Internet Library of Early Journals
a digital library of 18th and 19th Century journals
The library offers digitised version of three 18th Century journals, namely: Gentleman's Magazine, The Annual Register, and Philosophical Transactions of The Royal Society. And, three 19th Century Journals: Notes and Queries, The Builder, and Blackwood's Edinburgh Magazine.
The project was a joint effort between the Universities of Birmingham, Leeds, Manchester, and Oxford. It was concluded in 1999, hence the site's 90's outdated set up. Apart from The Builder, the project offers a consecutive 20 year run for each journal.
Overview of The Journals
taken from the about page of ILEJ
Gentleman's Magazine started in 1731, a Britain-focused miscellany of information about people, places and events, including news summaries, parliamentary reports, biographies and obituary notices, poems, essays, and a register of current publications.
Annual Register started in 1758, an annual survey of European and world events from a British perspective, but including biographical notices, parliamentary and legal reports, and some book reviews, divided into topical sections with chronological sub-divisions.
Philosophical Transactions of the Royal Society started in 1660, initially as a forum for the publication of scientific papers of both a general and a specialised nature, although increasingly a learned journal carrying refereed papers from established scientists.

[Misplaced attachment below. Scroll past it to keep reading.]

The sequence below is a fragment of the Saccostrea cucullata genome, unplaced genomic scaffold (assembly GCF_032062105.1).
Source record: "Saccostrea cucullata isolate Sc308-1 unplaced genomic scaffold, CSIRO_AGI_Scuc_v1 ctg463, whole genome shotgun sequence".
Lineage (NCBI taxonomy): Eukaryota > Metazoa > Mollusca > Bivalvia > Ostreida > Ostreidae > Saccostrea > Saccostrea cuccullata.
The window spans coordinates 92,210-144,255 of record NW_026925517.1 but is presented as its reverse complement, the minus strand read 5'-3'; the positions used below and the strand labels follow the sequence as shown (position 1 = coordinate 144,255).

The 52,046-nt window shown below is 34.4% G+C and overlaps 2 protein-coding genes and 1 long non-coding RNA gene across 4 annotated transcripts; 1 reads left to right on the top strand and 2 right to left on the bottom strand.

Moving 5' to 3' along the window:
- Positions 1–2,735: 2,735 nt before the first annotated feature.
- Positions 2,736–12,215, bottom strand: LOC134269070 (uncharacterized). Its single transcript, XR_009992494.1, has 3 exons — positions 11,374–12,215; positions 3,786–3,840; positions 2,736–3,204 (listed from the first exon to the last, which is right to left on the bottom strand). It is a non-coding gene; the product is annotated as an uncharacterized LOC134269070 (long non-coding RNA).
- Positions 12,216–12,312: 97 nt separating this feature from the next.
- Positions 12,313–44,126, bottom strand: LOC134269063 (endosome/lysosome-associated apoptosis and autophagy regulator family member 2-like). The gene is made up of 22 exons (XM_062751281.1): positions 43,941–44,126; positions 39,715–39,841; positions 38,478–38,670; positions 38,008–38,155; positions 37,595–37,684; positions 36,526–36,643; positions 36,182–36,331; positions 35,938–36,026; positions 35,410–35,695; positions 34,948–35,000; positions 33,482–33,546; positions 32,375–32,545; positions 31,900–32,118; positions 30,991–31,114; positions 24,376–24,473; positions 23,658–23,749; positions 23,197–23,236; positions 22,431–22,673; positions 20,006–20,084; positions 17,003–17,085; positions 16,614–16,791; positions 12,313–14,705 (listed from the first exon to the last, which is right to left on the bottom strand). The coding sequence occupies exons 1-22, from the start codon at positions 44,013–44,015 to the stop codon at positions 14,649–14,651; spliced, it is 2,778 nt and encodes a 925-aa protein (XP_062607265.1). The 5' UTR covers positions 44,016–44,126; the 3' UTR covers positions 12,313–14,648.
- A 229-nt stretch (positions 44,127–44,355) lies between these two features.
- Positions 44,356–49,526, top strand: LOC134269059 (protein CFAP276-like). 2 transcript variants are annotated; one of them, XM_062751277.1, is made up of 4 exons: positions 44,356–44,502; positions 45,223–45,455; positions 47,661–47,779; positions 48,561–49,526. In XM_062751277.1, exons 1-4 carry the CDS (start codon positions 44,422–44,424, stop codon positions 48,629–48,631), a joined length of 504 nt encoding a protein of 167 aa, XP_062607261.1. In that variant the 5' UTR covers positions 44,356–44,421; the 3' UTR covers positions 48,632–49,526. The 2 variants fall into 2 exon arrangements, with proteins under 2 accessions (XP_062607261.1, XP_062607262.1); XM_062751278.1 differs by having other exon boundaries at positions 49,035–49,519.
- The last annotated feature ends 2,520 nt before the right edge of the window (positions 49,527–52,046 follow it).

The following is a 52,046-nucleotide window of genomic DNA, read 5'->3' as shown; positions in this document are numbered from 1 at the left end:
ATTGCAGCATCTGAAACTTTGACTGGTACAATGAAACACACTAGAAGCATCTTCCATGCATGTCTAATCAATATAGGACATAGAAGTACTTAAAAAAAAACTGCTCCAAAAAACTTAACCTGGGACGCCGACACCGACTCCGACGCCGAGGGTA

Notes and Queries started in 1849, "a medium of intercommunication for literary men, artists, antiquaries, genealogists, etc.", carrying brief reports of completed research on humanities and related subjects and questions inviting answers in subsequent issues.
The Builder started in 1843, a mine of information on domestic and foreign building developments from the perspective of the architect, engineer, constructor and art historian, including accounts of new buildings, materials, processes and books, and articles on ancient monuments and other historic buildings.
Blackwood's Edinburgh Magazine started in 1817 (as a Tory rival to the Whig Edinburgh Review), a medium for imaginative literature, publishing English poetry, essays and especially prose fiction, and pioneering the presentation of European literature (particularly German) to a British audience.